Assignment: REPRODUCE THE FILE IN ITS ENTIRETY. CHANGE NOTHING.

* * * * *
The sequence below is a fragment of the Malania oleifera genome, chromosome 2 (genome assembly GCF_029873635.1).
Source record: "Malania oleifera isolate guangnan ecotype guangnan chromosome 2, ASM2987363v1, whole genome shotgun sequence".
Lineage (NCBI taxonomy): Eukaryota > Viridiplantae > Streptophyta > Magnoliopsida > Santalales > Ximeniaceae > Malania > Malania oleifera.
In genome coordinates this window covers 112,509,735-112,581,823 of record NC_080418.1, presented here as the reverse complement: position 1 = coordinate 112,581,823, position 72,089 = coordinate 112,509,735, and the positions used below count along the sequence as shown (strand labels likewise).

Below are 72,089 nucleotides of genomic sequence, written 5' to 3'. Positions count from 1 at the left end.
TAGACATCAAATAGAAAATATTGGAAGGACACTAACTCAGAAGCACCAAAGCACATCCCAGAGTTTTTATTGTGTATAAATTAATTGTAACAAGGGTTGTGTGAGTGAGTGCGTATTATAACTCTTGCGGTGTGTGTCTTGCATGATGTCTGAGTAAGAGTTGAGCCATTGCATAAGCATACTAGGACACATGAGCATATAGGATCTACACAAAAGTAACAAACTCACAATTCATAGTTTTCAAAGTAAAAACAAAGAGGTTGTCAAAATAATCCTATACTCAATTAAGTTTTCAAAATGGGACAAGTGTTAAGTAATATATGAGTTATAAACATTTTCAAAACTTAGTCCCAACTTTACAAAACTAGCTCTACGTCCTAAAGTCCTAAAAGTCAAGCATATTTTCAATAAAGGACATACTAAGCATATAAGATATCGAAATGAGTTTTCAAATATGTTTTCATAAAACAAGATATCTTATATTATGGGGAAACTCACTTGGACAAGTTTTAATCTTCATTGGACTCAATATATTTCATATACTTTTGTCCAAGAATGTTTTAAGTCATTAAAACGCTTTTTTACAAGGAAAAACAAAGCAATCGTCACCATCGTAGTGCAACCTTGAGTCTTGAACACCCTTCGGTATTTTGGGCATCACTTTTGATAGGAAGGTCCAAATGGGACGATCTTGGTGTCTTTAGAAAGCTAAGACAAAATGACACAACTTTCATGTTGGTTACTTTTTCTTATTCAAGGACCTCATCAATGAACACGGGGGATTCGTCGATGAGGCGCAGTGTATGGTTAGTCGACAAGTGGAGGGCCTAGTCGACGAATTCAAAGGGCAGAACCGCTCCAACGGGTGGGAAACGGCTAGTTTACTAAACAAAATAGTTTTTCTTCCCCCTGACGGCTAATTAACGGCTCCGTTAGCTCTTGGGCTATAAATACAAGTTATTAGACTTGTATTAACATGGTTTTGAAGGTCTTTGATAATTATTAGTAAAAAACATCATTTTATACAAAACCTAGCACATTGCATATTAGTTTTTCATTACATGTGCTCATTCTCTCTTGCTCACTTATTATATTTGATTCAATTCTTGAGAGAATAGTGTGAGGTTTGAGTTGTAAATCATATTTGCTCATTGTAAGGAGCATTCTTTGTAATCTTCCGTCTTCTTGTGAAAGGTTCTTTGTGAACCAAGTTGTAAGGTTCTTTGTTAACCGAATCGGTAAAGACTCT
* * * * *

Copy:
The sequence below is a fragment of the Malania oleifera genome, chromosome 2 (genome assembly GCF_029873635.1).
Source record: "Malania oleifera isolate guangnan ecotype guangnan chromosome 2, ASM2987363v1, whole genome shotgun sequence".
Lineage (NCBI taxonomy): Eukaryota > Viridiplantae > Streptophyta > Magnoliopsida > Santalales > Ximeniaceae > Malania > Malania oleifera.
In genome coordinates this window covers 112,509,735-112,581,823 of record NC_080418.1, presented here as the reverse complement: position 1 = coordinate 112,581,823, position 72,089 = coordinate 112,509,735, and the positions used below count along the sequence as shown (strand labels likewise).

Below are 72,089 nucleotides of genomic sequence, written 5' to 3'. Positions count from 1 at the left end.
TAGACATCAAATAGAAAATATTGGAAGGACACTAACTCAGAAGCACCAAAGCACATCCCAGAGTTTTTATTGTGTATAAATTAATTGTAACAAGGGTTGTGTGAGTGAGTGCGTATTATAACTCTTGCGGTGTGTGTCTTGCATGATGTCTGAGTAAGAGTTGAGCCATTGCATAAGCATACTAGGACACATGAGCATATAGGATCTACACAAAAGTAACAAACTCACAATTCATAGTTTTCAAAGTAAAAACAAAGAGGTTGTCAAAATAATCCTATACTCAATTAAGTTTTCAAAATGGGACAAGTGTTAAGTAATATATGAGTTATAAACATTTTCAAAACTTAGTCCCAACTTTACAAAACTAGCTCTACGTCCTAAAGTCCTAAAAGTCAAGCATATTTTCAATAAAGGACATACTAAGCATATAAGATATCGAAATGAGTTTTCAAATATGTTTTCATAAAACAAGATATCTTATATTATGGGGAAACTCACTTGGACAAGTTTTAATCTTCATTGGACTCAATATATTTCATATACTTTTGTCCAAGAATGTTTTAAGTCATTAAAACGCTTTTTTACAAGGAAAAACAAAGCAATCGTCACCATCGTAGTGCAACCTTGAGTCTTGAACACCCTTCGGTATTTTGGGCATCACTTTTGATAGGAAGGTCCAAATGGGACGATCTTGGTGTCTTTAGAAAGCTAAGACAAAATGACACAACTTTCATGTTGGTTACTTTTTCTTATTCAAGGACCTCATCAATGAACACGGGGGATTCGTCGATGAGGCGCAGTGTATGGTTAGTCGACAAGTGGAGGGCCTAGTCGACGAATTCAAAGGGCAGAACCGCTCCAACGGGTGGGAAACGGCTAGTTTACTAAACAAAATAGTTTTTCTTCCCCCTGACGGCTAATTAACGGCTCCGTTAGCTCTTGGGCTATAAATACAAGTTATTAGACTTGTATTAACATGGTTTTGAAGGTCTTTGATAATTATTAGTAAAAAACATCATTTTATACAAAACCTAGCACATTGCATATTAGTTTTTCATTACATGTGCTCATTCTCTCTTGCTCACTTATTATATTTGATTCAATTCTTGAGAGAATAGTGTGAGGTTTGAGTTGTAAATCATATTTGCTCATTGTAAGGAGCATTCTTTGTAATCTTCCGTCTTCTTGTGAAAGGTTCTTTGTGAACCAAGTTGTAAGGTTCTTTGTTAACCGAATCGGTAAAGACTCT